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Journal Article

Modulation of functional connectivity between dopamine neurons of the rat ventral tegmental area in vitro


Vinck,  Martin       
Ernst Strüngmann Institute (ESI) for Neuroscience in Cooperation with Max Planck Society, Max Planck Society;

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van der Velden, L., Vinck, M., Werkman, T. R., & Wadman, W. J. (2019). Modulation of functional connectivity between dopamine neurons of the rat ventral tegmental area in vitro. Frontiers in Integrative Neuroscience, 13: 20. doi:10.3389/fnint.2019.00020.

Cite as: https://hdl.handle.net/21.11116/0000-0006-4299-3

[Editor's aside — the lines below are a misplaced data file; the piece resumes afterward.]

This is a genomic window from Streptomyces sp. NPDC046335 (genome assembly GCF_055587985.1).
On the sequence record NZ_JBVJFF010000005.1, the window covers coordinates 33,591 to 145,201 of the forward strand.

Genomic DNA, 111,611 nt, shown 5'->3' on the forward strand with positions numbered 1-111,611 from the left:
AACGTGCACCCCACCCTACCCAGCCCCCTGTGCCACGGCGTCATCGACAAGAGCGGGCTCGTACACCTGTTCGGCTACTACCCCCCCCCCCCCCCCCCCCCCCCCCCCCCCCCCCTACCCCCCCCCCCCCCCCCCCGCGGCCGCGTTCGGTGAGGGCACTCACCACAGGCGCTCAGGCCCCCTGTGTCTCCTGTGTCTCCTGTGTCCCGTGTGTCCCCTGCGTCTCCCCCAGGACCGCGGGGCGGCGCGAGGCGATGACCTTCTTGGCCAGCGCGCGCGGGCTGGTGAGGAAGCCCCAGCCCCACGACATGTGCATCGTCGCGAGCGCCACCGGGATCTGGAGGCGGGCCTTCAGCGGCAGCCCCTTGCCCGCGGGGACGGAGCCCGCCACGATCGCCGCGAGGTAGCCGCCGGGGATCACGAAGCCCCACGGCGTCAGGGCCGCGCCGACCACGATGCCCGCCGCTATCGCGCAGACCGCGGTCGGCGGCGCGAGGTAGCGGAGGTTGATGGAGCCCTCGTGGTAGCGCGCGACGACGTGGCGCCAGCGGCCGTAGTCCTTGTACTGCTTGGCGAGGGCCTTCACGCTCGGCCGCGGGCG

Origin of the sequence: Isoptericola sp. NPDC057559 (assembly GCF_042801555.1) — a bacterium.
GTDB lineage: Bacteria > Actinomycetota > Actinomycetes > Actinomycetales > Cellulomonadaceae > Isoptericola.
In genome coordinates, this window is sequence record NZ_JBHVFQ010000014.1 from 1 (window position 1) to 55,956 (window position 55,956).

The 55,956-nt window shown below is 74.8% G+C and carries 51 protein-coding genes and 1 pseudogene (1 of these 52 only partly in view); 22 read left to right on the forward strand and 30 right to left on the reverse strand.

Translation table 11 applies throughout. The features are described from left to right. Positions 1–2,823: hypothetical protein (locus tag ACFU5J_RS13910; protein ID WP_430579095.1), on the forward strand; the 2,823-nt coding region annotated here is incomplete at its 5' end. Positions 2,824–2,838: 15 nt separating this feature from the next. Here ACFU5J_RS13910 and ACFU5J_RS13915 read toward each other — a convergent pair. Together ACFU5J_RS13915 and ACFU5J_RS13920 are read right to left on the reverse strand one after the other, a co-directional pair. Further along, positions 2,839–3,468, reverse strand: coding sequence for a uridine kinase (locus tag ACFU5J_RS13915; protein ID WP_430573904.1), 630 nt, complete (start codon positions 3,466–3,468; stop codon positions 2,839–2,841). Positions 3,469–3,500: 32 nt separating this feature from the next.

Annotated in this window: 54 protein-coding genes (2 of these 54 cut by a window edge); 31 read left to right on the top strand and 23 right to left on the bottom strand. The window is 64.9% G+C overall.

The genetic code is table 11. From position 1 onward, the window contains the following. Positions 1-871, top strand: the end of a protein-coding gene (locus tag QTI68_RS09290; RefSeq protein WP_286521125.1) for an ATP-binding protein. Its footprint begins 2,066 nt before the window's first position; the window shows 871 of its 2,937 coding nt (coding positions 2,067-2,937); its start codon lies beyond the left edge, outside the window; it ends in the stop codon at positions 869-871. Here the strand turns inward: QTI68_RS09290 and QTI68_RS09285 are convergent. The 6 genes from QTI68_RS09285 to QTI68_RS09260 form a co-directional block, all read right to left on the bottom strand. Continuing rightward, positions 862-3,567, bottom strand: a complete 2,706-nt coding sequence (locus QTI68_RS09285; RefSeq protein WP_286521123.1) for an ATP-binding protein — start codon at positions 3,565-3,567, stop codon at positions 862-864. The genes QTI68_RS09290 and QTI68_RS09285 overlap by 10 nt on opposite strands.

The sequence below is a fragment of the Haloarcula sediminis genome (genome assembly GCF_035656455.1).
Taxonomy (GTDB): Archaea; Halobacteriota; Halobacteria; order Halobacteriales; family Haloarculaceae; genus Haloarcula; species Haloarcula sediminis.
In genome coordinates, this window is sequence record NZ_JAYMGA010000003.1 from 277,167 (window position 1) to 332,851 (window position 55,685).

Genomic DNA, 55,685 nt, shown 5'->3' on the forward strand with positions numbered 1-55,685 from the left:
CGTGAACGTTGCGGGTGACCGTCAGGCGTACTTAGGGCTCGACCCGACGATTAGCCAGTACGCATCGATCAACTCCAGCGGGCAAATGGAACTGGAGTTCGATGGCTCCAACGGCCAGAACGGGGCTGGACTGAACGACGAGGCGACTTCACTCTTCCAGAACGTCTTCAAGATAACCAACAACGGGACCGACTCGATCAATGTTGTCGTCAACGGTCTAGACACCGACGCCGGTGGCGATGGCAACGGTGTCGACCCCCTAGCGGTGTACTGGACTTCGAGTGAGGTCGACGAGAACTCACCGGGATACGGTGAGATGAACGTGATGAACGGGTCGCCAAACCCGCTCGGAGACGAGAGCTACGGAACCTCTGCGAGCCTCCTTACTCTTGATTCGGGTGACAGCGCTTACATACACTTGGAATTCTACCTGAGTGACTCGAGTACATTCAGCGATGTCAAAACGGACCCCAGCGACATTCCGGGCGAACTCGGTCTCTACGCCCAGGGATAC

Micro Electrode Arrays were used to simultaneously record spontaneous extracellular action potentials from 10 to 30 dopamine neurons in acute brain slices from the lateral Ventral Tegmental Area (VTA) of the rat. The spike train of an individual neuron was used to characterize the firing pattern: firing rate, firing irregularity and oscillation frequency. Functional connectivity between a pair of neurons was quantified by the Paired Phase Consistency (PPC), taking the oscillation frequency as reference. Under baseline conditions the PPC was significantly different from zero and 42 of the 386 pairs of VTA neurons showed significant coupling. Fifty percent of the recorded dopamine neurons were part of the coupled VTA network. Raising extracellular potassium from 3.5 to 5 mM increased the mean firing rate of the dopamine neurons by 45%. The same increase could be induced by bath application of 300 mum glutamate. High potassium reduced the PPC, but it did not change during the glutamate application. Our findings imply that manipulating excitability has distinct and specific consequences for functional connectivity in the VTA network that cannot be directly predicted from the changes in neuronal firing rates. Functional connectivity reflects the spatial organization and synchronization of the VTA output and thus represents a unique element of the message that is sent to the mesolimbic projection area. It adds a dimension to pharmacological manipulation of the VTA micro circuit that might help to understand the pharmacological (side) effects of e.g., anti-psychotic drugs.